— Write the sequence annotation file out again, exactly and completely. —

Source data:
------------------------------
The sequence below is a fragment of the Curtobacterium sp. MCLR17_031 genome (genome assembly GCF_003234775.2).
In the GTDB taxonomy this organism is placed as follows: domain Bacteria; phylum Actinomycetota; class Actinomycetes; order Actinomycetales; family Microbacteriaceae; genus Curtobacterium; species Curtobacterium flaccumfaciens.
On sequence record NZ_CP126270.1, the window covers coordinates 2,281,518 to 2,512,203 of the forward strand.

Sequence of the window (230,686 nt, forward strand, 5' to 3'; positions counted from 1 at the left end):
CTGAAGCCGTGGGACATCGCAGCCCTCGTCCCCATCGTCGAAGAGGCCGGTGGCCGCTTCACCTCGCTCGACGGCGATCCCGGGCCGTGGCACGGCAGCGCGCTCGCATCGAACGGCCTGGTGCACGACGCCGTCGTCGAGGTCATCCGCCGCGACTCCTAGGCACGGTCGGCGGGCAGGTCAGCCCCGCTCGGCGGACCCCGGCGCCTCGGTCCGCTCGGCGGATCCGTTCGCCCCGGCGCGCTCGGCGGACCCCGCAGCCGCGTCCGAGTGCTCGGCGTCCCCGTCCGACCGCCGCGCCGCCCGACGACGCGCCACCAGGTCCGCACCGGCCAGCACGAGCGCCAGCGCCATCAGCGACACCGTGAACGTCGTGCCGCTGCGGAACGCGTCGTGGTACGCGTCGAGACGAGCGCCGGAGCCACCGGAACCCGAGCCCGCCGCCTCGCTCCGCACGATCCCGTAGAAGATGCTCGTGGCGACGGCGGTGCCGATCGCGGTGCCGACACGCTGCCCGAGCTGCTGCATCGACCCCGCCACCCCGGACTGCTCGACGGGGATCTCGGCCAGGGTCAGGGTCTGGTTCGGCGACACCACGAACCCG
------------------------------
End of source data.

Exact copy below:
The sequence below is a fragment of the Curtobacterium sp. MCLR17_031 genome (genome assembly GCF_003234775.2).
In the GTDB taxonomy this organism is placed as follows: domain Bacteria; phylum Actinomycetota; class Actinomycetes; order Actinomycetales; family Microbacteriaceae; genus Curtobacterium; species Curtobacterium flaccumfaciens.
On sequence record NZ_CP126270.1, the window covers coordinates 2,281,518 to 2,512,203 of the forward strand.

Sequence of the window (230,686 nt, forward strand, 5' to 3'; positions counted from 1 at the left end):
CTGAAGCCGTGGGACATCGCAGCCCTCGTCCCCATCGTCGAAGAGGCCGGTGGCCGCTTCACCTCGCTCGACGGCGATCCCGGGCCGTGGCACGGCAGCGCGCTCGCATCGAACGGCCTGGTGCACGACGCCGTCGTCGAGGTCATCCGCCGCGACTCCTAGGCACGGTCGGCGGGCAGGTCAGCCCCGCTCGGCGGACCCCGGCGCCTCGGTCCGCTCGGCGGATCCGTTCGCCCCGGCGCGCTCGGCGGACCCCGCAGCCGCGTCCGAGTGCTCGGCGTCCCCGTCCGACCGCCGCGCCGCCCGACGACGCGCCACCAGGTCCGCACCGGCCAGCACGAGCGCCAGCGCCATCAGCGACACCGTGAACGTCGTGCCGCTGCGGAACGCGTCGTGGTACGCGTCGAGACGAGCGCCGGAGCCACCGGAACCCGAGCCCGCCGCCTCGCTCCGCACGATCCCGTAGAAGATGCTCGTGGCGACGGCGGTGCCGATCGCGGTGCCGACACGCTGCCCGAGCTGCTGCATCGACCCCGCCACCCCGGACTGCTCGACGGGGATCTCGGCCAGGGTCAGGGTCTGGTTCGGCGACACCACGAACCCG